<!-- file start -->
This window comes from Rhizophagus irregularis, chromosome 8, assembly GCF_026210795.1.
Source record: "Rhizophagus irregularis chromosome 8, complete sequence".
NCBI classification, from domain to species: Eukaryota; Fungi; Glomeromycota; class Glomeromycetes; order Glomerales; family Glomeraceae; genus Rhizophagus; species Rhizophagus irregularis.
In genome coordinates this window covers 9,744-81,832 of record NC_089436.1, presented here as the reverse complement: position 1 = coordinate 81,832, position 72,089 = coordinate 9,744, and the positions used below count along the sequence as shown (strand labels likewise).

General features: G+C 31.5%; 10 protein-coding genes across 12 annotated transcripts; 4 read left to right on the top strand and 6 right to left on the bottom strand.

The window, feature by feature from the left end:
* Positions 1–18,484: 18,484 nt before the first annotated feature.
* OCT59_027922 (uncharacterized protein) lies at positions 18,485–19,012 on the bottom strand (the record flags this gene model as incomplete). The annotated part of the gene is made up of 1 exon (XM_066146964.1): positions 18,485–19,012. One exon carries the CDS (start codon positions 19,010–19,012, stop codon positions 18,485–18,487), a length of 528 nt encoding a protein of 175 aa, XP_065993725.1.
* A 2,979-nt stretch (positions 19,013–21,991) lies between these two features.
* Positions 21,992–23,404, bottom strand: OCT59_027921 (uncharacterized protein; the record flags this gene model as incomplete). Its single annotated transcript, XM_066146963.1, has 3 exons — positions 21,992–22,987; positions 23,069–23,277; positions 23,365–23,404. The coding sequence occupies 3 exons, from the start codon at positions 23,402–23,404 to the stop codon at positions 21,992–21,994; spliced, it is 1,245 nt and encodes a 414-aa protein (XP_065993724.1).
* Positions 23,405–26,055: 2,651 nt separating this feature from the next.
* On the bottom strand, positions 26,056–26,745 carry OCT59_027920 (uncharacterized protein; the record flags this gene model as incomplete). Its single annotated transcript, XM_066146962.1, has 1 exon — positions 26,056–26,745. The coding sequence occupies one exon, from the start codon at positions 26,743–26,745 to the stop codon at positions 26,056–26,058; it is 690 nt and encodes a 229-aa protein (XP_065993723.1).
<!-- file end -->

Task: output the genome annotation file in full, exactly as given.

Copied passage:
This window comes from Rhizophagus irregularis, chromosome 8, assembly GCF_026210795.1.
Source record: "Rhizophagus irregularis chromosome 8, complete sequence".
NCBI classification, from domain to species: Eukaryota; Fungi; Glomeromycota; class Glomeromycetes; order Glomerales; family Glomeraceae; genus Rhizophagus; species Rhizophagus irregularis.
In genome coordinates this window covers 9,744-81,832 of record NC_089436.1, presented here as the reverse complement: position 1 = coordinate 81,832, position 72,089 = coordinate 9,744, and the positions used below count along the sequence as shown (strand labels likewise).

General features: G+C 31.5%; 10 protein-coding genes across 12 annotated transcripts; 4 read left to right on the top strand and 6 right to left on the bottom strand.

The window, feature by feature from the left end:
* Positions 1–18,484: 18,484 nt before the first annotated feature.
* OCT59_027922 (uncharacterized protein) lies at positions 18,485–19,012 on the bottom strand (the record flags this gene model as incomplete). The annotated part of the gene is made up of 1 exon (XM_066146964.1): positions 18,485–19,012. One exon carries the CDS (start codon positions 19,010–19,012, stop codon positions 18,485–18,487), a length of 528 nt encoding a protein of 175 aa, XP_065993725.1.
* A 2,979-nt stretch (positions 19,013–21,991) lies between these two features.
* Positions 21,992–23,404, bottom strand: OCT59_027921 (uncharacterized protein; the record flags this gene model as incomplete). Its single annotated transcript, XM_066146963.1, has 3 exons — positions 21,992–22,987; positions 23,069–23,277; positions 23,365–23,404. The coding sequence occupies 3 exons, from the start codon at positions 23,402–23,404 to the stop codon at positions 21,992–21,994; spliced, it is 1,245 nt and encodes a 414-aa protein (XP_065993724.1).
* Positions 23,405–26,055: 2,651 nt separating this feature from the next.
* On the bottom strand, positions 26,056–26,745 carry OCT59_027920 (uncharacterized protein; the record flags this gene model as incomplete). Its single annotated transcript, XM_066146962.1, has 1 exon — positions 26,056–26,745. The coding sequence occupies one exon, from the start codon at positions 26,743–26,745 to the stop codon at positions 26,056–26,058; it is 690 nt and encodes a 229-aa protein (XP_065993723.1).